I’ve mentioned people. But this conference also instills hope and motivation. It provides not only the tools but the confidence to proceed in this journey of creativity. When Sunday rolled around and people were leaving with their suitcases, I knew it was all over. Whereas I would have preferred to stay and live in that hotel until next year, I knew that “real life” was beckoning. Part of that “real life” includes writing.

It wasn’t a dream. And the adventure continues.

The 2013 OWFI Conference – Part 1

You go to a writer’s conference for three primary reasons: to learn, to network, or to socialize. If you are fortunate, all three things will happen.

This year’s OWFI Conference provided me with a new approach to possibly getting additional bylines by writing magazine articles; an opportunity to meet Chuck Sasser and Bob Avey, two experienced and successful writers who have Dan Case of AWOC.com as their publisher, just like me; and to hang around with dear friends from KWA and get to know them better as people as well as writers.

You can not help but come away with a rejuvenated feeling after such an event. As writers, we primarily work alone, sometimes in the dark with simply the glow of a computer screen to enlighten us. At some point, the work has to be presented to someone or several someones. Until that time, it is not real except on your hard drive and in your mind. Whereas it may not be “ready”, it needs to see the light of day in someone else’s eyes.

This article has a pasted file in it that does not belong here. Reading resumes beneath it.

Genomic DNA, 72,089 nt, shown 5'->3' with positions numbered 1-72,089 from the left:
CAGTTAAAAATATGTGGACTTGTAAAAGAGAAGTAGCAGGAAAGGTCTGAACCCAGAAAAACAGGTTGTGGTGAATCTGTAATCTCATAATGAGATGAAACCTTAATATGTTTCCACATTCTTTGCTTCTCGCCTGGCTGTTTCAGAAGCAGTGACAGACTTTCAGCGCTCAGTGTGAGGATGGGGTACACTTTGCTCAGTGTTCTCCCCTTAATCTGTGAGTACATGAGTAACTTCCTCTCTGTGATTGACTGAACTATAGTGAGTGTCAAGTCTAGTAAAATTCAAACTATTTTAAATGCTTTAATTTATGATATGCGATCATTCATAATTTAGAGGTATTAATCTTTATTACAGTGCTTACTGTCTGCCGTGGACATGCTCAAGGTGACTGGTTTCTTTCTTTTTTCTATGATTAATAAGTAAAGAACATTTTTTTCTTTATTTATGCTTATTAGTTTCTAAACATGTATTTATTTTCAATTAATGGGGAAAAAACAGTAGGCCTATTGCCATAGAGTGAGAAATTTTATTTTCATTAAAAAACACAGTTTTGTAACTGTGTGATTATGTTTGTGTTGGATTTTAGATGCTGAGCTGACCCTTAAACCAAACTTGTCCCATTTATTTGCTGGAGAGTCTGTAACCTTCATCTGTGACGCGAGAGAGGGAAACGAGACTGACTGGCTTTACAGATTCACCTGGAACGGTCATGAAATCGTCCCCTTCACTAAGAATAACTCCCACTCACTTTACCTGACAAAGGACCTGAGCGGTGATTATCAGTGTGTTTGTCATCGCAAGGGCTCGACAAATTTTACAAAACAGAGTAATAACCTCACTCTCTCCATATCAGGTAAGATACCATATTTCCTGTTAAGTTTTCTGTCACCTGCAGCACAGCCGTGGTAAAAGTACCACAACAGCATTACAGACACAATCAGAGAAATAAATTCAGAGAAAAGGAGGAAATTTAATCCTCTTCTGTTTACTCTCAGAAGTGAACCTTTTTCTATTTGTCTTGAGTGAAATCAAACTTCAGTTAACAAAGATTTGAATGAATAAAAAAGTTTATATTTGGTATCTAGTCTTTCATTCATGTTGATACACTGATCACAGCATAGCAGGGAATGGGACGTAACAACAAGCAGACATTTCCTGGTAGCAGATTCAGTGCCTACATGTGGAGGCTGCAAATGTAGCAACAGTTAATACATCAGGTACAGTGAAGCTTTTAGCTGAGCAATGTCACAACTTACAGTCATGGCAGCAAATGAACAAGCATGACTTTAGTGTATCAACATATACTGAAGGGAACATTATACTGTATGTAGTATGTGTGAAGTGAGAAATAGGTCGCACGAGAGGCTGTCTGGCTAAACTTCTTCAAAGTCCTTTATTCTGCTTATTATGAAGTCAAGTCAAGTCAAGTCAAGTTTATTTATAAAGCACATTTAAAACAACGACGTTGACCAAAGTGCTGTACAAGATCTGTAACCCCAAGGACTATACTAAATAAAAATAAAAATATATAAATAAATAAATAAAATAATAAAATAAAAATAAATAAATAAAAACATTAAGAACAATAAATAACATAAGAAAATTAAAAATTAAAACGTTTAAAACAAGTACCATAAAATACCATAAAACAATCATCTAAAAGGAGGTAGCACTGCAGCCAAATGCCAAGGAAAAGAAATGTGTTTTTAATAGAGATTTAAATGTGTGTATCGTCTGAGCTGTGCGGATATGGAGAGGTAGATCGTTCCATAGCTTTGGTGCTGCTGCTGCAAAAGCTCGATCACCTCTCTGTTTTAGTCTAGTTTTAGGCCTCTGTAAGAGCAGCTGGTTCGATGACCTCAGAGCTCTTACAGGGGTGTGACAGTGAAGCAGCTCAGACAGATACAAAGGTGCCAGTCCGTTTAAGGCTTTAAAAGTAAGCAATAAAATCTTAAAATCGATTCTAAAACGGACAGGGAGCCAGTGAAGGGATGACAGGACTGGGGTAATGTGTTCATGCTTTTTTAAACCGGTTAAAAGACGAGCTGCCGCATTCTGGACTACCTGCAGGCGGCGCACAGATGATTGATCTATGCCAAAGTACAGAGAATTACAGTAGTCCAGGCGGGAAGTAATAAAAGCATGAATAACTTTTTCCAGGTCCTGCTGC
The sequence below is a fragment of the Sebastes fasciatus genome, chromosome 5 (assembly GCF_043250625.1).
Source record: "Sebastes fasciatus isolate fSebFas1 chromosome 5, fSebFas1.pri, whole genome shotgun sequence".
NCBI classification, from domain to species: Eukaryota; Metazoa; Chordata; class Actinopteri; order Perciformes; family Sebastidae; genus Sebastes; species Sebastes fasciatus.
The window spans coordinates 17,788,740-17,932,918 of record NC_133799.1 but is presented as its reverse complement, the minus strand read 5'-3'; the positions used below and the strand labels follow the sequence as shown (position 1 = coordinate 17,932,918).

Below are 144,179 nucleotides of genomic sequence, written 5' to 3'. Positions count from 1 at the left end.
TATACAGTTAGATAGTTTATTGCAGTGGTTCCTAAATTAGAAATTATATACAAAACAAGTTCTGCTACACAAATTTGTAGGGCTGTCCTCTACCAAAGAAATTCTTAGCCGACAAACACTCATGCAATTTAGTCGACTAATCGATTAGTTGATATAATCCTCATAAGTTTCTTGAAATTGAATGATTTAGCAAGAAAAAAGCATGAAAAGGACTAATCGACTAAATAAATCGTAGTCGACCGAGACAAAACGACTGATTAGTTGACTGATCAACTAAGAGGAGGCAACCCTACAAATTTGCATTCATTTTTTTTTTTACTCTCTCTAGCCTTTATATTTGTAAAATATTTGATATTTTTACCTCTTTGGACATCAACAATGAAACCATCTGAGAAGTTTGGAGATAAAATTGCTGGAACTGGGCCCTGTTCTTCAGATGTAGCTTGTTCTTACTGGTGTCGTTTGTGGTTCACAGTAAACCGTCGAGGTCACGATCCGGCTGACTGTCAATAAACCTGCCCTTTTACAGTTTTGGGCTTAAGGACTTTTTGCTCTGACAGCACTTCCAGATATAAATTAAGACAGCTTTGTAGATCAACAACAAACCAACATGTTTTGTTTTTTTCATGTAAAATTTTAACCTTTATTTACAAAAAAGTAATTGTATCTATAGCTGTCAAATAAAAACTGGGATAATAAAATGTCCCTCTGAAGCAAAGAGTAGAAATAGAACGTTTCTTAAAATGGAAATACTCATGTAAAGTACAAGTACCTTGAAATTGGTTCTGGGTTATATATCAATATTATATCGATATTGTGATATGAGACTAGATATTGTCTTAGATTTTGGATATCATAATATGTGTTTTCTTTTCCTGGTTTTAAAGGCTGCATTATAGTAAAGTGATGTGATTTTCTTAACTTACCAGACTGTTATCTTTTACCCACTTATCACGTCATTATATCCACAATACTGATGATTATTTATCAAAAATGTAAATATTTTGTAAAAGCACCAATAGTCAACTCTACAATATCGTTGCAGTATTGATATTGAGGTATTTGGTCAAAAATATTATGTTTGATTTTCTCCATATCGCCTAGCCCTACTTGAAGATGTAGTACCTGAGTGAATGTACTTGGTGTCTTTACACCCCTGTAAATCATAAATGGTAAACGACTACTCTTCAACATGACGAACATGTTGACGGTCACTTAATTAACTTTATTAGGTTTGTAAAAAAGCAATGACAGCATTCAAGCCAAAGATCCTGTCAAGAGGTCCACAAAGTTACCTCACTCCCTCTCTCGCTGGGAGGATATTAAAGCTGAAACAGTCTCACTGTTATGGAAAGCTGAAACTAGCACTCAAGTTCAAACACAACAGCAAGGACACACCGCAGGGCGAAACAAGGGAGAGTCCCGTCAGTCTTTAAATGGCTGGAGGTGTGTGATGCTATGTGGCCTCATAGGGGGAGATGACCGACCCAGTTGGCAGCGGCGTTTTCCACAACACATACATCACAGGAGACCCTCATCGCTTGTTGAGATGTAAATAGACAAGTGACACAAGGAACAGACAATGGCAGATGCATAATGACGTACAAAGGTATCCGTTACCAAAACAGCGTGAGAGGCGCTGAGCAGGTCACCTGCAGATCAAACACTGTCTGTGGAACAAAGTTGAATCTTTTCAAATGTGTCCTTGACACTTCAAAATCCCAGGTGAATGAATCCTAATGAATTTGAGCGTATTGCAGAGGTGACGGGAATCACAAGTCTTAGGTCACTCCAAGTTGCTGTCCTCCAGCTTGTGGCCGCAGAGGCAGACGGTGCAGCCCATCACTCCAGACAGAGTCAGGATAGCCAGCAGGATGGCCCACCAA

Writers together have an understanding and a bond. They also have a propensity for acting strange and getting into trouble. (Or that may just be me!) You make a comment about how some piece of dialogue didn’t sound real or how one scene is slowing you down but is nevertheless necessary. And the other writer knows what you’re talking about.

You can talk all you want about genre and how the gal that writes the western romance has nothing in common with the guy who deals in historical mystery. That’s not necessarily true. The notion of Craft comes up in the forefront of every conversation just as two chefs understand the same concepts, though one bake pastries and the other roasts meat. This is where the value of conferences is to be found. The slight details, the specialized knowledge, and the pat on the back are all exchanged in hopes of all becoming better writers.